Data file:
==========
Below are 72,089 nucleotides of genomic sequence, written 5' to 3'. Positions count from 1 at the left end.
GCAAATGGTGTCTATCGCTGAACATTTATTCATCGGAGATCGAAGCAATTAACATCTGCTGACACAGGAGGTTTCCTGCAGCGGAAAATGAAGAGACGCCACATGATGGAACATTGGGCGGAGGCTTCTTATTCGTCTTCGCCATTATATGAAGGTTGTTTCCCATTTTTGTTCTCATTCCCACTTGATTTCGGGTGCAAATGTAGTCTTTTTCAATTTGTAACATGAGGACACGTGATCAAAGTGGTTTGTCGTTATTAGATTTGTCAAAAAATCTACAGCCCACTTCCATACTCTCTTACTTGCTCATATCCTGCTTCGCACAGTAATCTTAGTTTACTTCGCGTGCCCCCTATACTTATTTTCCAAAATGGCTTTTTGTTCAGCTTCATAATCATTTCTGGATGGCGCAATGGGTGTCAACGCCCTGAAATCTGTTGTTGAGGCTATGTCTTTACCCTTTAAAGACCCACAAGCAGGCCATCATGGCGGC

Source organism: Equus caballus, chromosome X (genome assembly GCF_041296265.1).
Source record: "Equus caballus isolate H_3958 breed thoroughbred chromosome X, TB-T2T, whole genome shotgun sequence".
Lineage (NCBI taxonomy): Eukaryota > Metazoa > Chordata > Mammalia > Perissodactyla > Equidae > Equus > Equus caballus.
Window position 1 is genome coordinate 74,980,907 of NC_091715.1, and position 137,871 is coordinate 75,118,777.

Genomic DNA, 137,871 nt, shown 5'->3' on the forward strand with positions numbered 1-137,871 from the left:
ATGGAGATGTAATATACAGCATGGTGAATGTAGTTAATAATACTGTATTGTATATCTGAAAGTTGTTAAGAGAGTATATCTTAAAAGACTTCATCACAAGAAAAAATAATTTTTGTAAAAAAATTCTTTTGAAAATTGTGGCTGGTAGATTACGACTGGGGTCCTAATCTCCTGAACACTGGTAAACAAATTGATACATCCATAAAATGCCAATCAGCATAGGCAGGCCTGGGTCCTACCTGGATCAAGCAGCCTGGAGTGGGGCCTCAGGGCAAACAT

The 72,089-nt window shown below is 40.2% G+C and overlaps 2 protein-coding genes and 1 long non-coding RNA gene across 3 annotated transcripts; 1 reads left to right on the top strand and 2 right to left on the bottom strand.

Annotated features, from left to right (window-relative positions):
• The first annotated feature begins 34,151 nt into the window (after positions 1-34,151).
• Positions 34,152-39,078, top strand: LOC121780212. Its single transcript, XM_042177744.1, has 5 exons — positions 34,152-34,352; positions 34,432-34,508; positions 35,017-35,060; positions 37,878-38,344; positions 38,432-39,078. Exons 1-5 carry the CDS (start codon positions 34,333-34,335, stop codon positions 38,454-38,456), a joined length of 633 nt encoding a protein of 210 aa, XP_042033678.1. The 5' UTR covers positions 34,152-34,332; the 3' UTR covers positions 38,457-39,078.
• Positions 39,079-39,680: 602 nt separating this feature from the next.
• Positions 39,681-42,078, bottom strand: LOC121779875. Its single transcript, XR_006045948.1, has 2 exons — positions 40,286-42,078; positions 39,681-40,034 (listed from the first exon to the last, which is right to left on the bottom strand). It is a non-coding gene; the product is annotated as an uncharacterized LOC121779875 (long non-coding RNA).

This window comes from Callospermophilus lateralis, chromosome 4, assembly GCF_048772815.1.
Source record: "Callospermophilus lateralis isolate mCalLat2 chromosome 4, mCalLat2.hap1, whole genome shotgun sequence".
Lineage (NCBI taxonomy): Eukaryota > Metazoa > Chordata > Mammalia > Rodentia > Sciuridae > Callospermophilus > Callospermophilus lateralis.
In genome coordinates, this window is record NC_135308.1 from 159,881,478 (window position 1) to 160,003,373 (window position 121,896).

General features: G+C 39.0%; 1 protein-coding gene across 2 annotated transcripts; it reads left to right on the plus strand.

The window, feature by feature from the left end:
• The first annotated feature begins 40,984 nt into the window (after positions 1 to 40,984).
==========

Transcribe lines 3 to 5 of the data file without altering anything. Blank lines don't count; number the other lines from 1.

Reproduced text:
Source organism: Equus caballus, chromosome X (genome assembly GCF_041296265.1).
Source record: "Equus caballus isolate H_3958 breed thoroughbred chromosome X, TB-T2T, whole genome shotgun sequence".
Lineage (NCBI taxonomy): Eukaryota > Metazoa > Chordata > Mammalia > Perissodactyla > Equidae > Equus > Equus caballus.